|"The Count of Monte Cristo" Movie Review
The time appears to be right for a new take on Alexandre Dumas' timeless classic, "The Count of Monte Cristo." This version casts Jim Caviezel ("Angel Eyes") as the man out for revenge, and Guy Pearce ("Memento") as the deserving target of that revenge. "Rock Star's" Dagmara Dominczyk co-stars as the object of both men's affections - and the reason behind the obsessive need for revenge.
Director Kevin Reynolds ("Waterworld" and "Robin Hood: Prince of Thieves") sticks close to the literary work as he unfolds a beautifully crafted account of Edmund Dantes' rise from a lowly sailor to the famed Count. Edmund is hopelessly devoted to Mercedes, but lacking money, he feels he's not in a position to marry her until he's able to afford a ring. She loves him no matter what his financial status (it's not about the money). In love, Mercedes is blissfully unaware of Edmund's best friend's lust for her. Jealousy rears its ugly head as Fernand, out of his mind with desire for Mercedes, schemes to get Mercedes no matter what the cost.
Imprisoned for a crime he didn't commit, torn away from his family and his fiancée, Edmund spends 15 years locked away in a damp prison, most of which is spent learning fighting and survival skills from a wizened old criminal, played with gentle humor by Richard Harris. Meanwhile, Fernand and Mercedes marry (that always happens in romance novels) despite the fact that she never got over her love of Edmund. The plot thickens with Edmund's escape from prison and his secret reemergence as the dashing, and wealthy, Count of Monte Cristo.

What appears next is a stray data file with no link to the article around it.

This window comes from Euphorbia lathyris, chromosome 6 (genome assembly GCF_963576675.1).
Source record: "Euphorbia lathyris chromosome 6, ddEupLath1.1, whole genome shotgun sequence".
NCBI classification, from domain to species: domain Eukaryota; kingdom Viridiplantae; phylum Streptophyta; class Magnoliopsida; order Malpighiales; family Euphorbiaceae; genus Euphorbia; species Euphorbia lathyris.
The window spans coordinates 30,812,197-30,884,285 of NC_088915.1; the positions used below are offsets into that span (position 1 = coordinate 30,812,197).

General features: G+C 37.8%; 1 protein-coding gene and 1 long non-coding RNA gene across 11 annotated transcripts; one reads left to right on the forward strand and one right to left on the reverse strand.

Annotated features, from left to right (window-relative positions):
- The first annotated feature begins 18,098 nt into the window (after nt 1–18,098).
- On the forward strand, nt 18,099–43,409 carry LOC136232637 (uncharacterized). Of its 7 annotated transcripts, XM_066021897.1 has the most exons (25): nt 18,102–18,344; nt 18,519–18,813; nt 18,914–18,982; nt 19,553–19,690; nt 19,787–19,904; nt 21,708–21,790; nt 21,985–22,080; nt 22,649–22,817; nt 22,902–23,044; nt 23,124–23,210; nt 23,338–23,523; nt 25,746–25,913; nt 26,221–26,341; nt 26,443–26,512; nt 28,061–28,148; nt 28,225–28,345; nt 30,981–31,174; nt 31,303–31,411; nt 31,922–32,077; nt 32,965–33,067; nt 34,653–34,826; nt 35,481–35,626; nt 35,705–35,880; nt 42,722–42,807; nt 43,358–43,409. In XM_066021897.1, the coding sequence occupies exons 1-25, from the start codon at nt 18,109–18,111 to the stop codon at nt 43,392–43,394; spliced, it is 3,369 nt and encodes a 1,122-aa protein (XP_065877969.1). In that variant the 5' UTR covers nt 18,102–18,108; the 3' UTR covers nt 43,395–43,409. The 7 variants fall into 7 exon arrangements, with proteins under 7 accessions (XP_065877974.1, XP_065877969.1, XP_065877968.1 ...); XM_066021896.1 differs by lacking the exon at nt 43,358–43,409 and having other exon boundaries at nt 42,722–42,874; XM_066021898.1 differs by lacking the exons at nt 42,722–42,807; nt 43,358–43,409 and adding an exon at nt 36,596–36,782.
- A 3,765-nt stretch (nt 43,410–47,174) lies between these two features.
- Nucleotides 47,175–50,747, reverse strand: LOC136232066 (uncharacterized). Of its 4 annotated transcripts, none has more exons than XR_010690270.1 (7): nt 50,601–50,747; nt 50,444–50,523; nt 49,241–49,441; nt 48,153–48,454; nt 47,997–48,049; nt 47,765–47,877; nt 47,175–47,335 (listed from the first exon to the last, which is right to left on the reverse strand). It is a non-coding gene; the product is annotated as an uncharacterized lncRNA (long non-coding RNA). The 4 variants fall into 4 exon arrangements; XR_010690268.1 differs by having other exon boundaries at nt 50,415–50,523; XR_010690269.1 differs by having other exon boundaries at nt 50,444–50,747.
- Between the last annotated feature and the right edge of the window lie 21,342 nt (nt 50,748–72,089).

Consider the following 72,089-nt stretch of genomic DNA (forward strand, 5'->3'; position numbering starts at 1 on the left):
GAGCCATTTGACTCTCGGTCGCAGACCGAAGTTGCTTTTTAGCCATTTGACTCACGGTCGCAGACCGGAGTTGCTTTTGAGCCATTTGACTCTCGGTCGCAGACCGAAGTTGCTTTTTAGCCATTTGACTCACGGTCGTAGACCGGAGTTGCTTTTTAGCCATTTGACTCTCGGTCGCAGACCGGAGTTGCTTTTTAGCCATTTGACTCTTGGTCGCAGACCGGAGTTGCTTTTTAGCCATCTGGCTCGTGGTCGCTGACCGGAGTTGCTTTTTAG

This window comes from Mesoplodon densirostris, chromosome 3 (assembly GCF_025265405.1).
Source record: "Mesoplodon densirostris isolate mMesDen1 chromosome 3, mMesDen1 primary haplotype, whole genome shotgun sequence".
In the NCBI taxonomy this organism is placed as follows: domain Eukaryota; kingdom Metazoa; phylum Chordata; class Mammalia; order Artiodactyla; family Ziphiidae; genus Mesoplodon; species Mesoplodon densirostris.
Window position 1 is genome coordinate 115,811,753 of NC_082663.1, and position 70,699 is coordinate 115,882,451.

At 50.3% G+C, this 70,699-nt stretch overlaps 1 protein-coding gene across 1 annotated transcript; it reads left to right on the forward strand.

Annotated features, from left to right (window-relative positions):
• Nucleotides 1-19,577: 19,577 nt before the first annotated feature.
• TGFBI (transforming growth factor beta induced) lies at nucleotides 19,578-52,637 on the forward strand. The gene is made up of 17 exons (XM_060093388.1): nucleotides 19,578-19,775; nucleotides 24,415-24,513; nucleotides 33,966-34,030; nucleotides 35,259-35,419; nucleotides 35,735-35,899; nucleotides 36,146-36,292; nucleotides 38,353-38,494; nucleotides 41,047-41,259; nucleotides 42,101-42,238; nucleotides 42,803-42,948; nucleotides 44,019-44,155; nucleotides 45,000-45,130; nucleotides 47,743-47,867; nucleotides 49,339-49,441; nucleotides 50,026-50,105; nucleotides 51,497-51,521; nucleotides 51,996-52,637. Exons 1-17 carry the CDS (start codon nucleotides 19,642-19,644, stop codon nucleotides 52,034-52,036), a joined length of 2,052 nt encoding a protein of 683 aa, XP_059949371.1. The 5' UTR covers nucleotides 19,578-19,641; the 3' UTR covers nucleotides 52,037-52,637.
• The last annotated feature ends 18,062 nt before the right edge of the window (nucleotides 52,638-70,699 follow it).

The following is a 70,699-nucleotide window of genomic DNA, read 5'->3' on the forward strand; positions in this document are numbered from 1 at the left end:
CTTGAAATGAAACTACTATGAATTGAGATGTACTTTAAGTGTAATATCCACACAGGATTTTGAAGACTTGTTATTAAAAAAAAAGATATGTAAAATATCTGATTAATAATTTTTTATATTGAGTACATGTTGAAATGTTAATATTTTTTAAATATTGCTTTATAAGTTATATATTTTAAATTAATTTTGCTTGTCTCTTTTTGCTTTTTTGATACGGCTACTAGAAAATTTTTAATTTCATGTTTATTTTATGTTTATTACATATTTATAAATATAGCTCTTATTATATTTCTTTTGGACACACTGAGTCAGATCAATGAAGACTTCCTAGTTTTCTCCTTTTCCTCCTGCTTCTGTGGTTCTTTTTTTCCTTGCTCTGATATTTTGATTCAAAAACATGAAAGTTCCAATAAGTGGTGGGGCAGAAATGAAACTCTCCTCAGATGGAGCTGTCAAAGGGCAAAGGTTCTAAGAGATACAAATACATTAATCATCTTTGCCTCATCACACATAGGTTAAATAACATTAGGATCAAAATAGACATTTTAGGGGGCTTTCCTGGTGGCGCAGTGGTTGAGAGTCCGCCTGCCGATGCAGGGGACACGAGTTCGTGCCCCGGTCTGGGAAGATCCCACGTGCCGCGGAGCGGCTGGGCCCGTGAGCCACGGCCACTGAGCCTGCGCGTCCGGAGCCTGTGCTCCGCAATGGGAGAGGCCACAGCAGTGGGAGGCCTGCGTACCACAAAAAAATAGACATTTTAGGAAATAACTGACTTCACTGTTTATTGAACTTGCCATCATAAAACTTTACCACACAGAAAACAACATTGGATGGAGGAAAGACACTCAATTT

The fight scenes are amazingly fluid, swordplay seeming to come naturally to both Guy Pearce and Jim Caviezel. The film also features a humorous performance from the talented Luis Guzman as a man devoted to the Count/Edmund. While some of the lines used in both the prison scenes and the "buddy" scenes between Guzman and Caviezel are a bit unbelievable (there occasionally seems to be a tad too much of the new millennium in the way they speak), most of the scenes are true to the times and the scenery and sets are authentically breathtaking.
Ignore the fact that the posters for the film bare a greater resemblance to Antonio Banderas in "The Mask of Zorro" than Jim Caviezel and allow Caviezel the opportunity to impress you as the romantic leading man/action hero. He emerges as a first-class romantic leading man, and his action sequences are equally thrilling. Guy Pearce makes a wickedly good villain, the kind you actually want to hiss at while he's on the screen. Dagmara Dominczyk is perfection as the love interest, growing from an innocent young woman into a resigned wife and mother.
"The Count of Monte Cristo" is splendidly enjoyable, mixing love, lust, revenge, and action sequences into a surprisingly entertaining film.
Overall Grade: B